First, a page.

Different from structures it is possible to store trees as coordinate arrays. This option is used in [1] for the example code, and it is also the way in which TNT macro language uses trees (the language does not support structures). The declarations of arrays is simple
int* anc;
int* left;
int* right;
STATES** chars;
In this case, all arrays are dynamic (they are declared as pointers, but as soon as they are assigned, they can be treated as arrays), and instead of have a pointer, they store the number that is the index of the array. As it is a coordinate array, every element with the same index is the same node. For example anc [17] = 20, assigns the node 20 as the ancestor of node 17. In this case, left [20] or right [20] must be equal to 17. chars [20] has the sates assigned to node 20. If you look at the tree entry in wikipedia (specially the entry on heaps) you will find that is the way used to keep trees.

For me, the bad side of that approximation is that requires an strict bookkeeping (take note that in TNT macro language, TNT automatically updates the information, so that is not a problem!). This is my own experience, I worked with tree reconciliation, and work with someone that does not know working with pointers. So I try a coordinate array approach. But we not know how many nodes would be on the tree after reconciliation, then the code turns messy and extremely difficult to update.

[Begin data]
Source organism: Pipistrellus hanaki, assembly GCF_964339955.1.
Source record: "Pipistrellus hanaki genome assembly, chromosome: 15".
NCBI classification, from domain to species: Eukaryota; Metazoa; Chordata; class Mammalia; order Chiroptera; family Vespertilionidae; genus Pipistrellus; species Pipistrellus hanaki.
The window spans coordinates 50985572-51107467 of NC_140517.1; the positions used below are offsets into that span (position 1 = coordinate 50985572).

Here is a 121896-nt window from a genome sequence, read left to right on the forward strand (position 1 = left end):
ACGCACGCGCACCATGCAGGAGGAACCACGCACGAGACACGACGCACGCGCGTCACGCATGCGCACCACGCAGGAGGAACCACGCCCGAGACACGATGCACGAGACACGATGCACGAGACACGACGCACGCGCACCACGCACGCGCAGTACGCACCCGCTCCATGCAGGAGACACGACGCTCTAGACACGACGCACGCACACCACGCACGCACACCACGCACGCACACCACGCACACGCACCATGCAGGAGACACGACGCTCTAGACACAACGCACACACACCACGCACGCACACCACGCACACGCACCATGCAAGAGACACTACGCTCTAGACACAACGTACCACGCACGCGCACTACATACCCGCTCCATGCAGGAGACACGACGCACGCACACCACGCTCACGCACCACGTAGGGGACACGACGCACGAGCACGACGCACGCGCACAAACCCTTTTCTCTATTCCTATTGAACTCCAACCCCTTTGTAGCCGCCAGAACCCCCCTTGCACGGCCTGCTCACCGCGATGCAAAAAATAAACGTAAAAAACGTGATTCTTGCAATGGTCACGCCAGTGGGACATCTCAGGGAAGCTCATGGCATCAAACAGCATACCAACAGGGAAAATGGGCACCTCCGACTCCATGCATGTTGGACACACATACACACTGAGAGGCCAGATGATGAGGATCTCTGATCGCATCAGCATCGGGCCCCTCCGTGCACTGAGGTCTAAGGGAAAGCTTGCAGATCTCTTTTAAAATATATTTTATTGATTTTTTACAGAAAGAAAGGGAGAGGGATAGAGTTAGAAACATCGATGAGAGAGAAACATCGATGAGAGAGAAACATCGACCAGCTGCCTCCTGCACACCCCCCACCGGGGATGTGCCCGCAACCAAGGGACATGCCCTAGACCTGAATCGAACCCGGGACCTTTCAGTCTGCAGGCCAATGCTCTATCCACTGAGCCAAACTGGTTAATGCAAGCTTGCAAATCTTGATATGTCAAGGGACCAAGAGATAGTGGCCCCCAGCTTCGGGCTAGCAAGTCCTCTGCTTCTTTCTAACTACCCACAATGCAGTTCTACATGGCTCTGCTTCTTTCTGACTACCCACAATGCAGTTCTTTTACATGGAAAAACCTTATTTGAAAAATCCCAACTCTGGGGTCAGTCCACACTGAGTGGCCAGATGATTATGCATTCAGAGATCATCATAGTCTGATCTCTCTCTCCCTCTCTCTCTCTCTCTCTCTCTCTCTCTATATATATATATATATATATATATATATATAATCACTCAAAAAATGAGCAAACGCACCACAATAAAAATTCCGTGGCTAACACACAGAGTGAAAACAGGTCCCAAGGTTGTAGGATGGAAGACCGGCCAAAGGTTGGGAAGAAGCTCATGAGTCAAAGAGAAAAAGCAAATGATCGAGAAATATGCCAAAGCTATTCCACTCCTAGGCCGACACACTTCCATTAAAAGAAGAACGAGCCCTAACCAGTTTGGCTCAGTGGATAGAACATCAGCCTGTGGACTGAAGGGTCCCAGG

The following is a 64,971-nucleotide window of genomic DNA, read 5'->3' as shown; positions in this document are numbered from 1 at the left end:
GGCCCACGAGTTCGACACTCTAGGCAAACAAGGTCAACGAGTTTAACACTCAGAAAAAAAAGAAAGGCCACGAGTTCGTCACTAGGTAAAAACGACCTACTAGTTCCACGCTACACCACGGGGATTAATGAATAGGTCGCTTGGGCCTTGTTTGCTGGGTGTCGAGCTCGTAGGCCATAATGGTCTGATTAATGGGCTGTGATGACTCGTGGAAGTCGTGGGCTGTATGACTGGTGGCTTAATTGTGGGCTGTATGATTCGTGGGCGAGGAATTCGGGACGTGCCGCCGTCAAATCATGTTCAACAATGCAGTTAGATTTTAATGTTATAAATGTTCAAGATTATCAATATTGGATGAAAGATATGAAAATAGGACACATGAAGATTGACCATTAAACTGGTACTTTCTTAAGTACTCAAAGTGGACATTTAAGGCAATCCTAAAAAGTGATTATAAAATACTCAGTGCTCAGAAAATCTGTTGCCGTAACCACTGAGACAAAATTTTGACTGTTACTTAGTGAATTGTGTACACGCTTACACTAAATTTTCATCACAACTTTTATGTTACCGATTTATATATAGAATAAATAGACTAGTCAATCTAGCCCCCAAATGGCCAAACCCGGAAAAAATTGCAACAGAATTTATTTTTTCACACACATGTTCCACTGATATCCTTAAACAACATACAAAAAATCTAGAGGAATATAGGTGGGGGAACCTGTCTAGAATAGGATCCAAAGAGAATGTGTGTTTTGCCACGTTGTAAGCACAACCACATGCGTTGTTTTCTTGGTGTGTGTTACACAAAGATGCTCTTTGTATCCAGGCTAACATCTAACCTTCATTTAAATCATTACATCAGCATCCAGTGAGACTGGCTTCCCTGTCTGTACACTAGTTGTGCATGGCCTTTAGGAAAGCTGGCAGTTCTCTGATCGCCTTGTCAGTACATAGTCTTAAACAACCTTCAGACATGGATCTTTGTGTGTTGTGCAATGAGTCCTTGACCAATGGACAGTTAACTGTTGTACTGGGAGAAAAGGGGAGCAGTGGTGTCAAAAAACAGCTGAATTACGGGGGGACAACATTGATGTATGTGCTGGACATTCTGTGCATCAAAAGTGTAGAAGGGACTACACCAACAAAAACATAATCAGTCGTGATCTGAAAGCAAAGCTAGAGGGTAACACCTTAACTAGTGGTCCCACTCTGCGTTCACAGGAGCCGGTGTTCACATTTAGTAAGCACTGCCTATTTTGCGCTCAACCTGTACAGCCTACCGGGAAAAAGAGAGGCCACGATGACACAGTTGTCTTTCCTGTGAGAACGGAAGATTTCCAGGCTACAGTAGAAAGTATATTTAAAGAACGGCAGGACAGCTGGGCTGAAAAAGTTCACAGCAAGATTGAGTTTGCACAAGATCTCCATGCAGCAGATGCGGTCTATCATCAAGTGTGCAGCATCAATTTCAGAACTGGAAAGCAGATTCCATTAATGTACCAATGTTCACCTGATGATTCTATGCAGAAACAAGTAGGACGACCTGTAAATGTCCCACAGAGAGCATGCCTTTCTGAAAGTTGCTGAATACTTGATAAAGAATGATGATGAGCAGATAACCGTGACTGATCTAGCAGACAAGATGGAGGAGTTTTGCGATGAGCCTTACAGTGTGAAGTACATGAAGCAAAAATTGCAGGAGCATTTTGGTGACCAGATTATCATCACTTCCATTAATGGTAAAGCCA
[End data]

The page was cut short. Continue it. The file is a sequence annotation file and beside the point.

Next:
That experience does not show if some alternative is best than the other, just that sometimes the nature of the problem might constraint the way to resolve it, and that some styles of programming are better than others for some programmers ;). In this series I always will use structures.

Just to have some code, and to mark the recursivity of trees, here are a function to store a tree in a parenthetical notation (as in Hennig86, NONA and TNT)
#include < stdio.h >

void PrintTree (FILE* out, PHYLOTREE* tree) {
fprintf (out, "tread \'Simple tree output\'\n");
PrintNode (out, tree - > root)
fprintf (out, ";\np/;");

void PrintNode (FILE* out, PHYLONODE* node) {

if (node - > term != NULL) {
fprinf ("%s ", node - > term - > name);
fprintf (out, "(");
PrintNode (out, node - > left);
PrintNode (out, node- > right);
fprintf (out, ") ");
This functions used standard IO operations. The function PrintTree puts the tree header for Hennig86/NONA/TNT trees. And call PrintNode on the root node. PrintNode checks if the node is a terminal, if this is true, it writes the terminal name, if not, the node is an internal one, so it prints the parenthesis and call recursively PrintNode on each one of its descendants.

I think that some time ago Mike Keesey write a post about trees under a object oriented paradigm. I'm unable to find the post, this one is the most closely alternative :P.

[1] Goloboff, P. A. 1997. Self weighted optimization: tree searches and character state reconstruction under implied transformation costs. Cladistics 13: 225-245. doi: 10.1111/j.1096-0031.1997.tb00317.x

Previous post on Algorithms for phylogenetics
0a. Bitfields

2 comentarios:

Allysson Allan dijo...

Hi Man,

Good blog, you're one of good researchers that use the science divulgation! Congratulations.

Try more posts,

Salva dijo...

Thanks for the comment! :)